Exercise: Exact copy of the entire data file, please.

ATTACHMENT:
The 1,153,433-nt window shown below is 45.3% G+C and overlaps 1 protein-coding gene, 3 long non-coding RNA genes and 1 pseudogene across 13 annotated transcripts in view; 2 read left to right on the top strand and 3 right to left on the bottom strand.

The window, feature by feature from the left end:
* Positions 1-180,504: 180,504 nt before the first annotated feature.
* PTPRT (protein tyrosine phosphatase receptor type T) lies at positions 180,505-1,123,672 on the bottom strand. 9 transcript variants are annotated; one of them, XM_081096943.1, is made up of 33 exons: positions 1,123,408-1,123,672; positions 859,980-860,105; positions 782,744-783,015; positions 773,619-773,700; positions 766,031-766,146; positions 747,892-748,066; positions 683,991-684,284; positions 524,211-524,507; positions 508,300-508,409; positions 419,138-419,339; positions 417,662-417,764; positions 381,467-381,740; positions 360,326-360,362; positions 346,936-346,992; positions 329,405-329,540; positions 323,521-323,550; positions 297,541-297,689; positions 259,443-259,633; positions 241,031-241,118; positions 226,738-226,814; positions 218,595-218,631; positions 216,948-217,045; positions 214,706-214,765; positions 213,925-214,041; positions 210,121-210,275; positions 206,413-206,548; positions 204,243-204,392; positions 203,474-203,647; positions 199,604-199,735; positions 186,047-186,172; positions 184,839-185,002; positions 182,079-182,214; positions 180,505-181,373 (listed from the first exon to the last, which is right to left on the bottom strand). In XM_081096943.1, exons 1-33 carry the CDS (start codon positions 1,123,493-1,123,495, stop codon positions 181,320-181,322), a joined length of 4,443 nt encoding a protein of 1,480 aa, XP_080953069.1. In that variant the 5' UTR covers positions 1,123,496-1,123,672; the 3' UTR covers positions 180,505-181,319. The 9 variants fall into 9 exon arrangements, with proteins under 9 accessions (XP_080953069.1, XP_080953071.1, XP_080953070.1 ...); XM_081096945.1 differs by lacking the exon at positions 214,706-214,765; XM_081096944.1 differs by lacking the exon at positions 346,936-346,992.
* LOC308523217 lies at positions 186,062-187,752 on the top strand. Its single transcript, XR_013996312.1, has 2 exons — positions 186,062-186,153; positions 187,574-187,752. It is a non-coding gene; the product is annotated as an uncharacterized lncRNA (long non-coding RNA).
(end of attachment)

The 1,153,433-nt window shown below is 45.3% G+C and overlaps 1 protein-coding gene, 3 long non-coding RNA genes and 1 pseudogene across 13 annotated transcripts in view; 2 read left to right on the top strand and 3 right to left on the bottom strand.

The window, feature by feature from the left end:
* Positions 1-180,504: 180,504 nt before the first annotated feature.
* PTPRT (protein tyrosine phosphatase receptor type T) lies at positions 180,505-1,123,672 on the bottom strand. 9 transcript variants are annotated; one of them, XM_081096943.1, is made up of 33 exons: positions 1,123,408-1,123,672; positions 859,980-860,105; positions 782,744-783,015; positions 773,619-773,700; positions 766,031-766,146; positions 747,892-748,066; positions 683,991-684,284; positions 524,211-524,507; positions 508,300-508,409; positions 419,138-419,339; positions 417,662-417,764; positions 381,467-381,740; positions 360,326-360,362; positions 346,936-346,992; positions 329,405-329,540; positions 323,521-323,550; positions 297,541-297,689; positions 259,443-259,633; positions 241,031-241,118; positions 226,738-226,814; positions 218,595-218,631; positions 216,948-217,045; positions 214,706-214,765; positions 213,925-214,041; positions 210,121-210,275; positions 206,413-206,548; positions 204,243-204,392; positions 203,474-203,647; positions 199,604-199,735; positions 186,047-186,172; positions 184,839-185,002; positions 182,079-182,214; positions 180,505-181,373 (listed from the first exon to the last, which is right to left on the bottom strand). In XM_081096943.1, exons 1-33 carry the CDS (start codon positions 1,123,493-1,123,495, stop codon positions 181,320-181,322), a joined length of 4,443 nt encoding a protein of 1,480 aa, XP_080953069.1. In that variant the 5' UTR covers positions 1,123,496-1,123,672; the 3' UTR covers positions 180,505-181,319. The 9 variants fall into 9 exon arrangements, with proteins under 9 accessions (XP_080953069.1, XP_080953071.1, XP_080953070.1 ...); XM_081096945.1 differs by lacking the exon at positions 214,706-214,765; XM_081096944.1 differs by lacking the exon at positions 346,936-346,992.
* LOC308523217 lies at positions 186,062-187,752 on the top strand. Its single transcript, XR_013996312.1, has 2 exons — positions 186,062-186,153; positions 187,574-187,752. It is a non-coding gene; the product is annotated as an uncharacterized lncRNA (long non-coding RNA).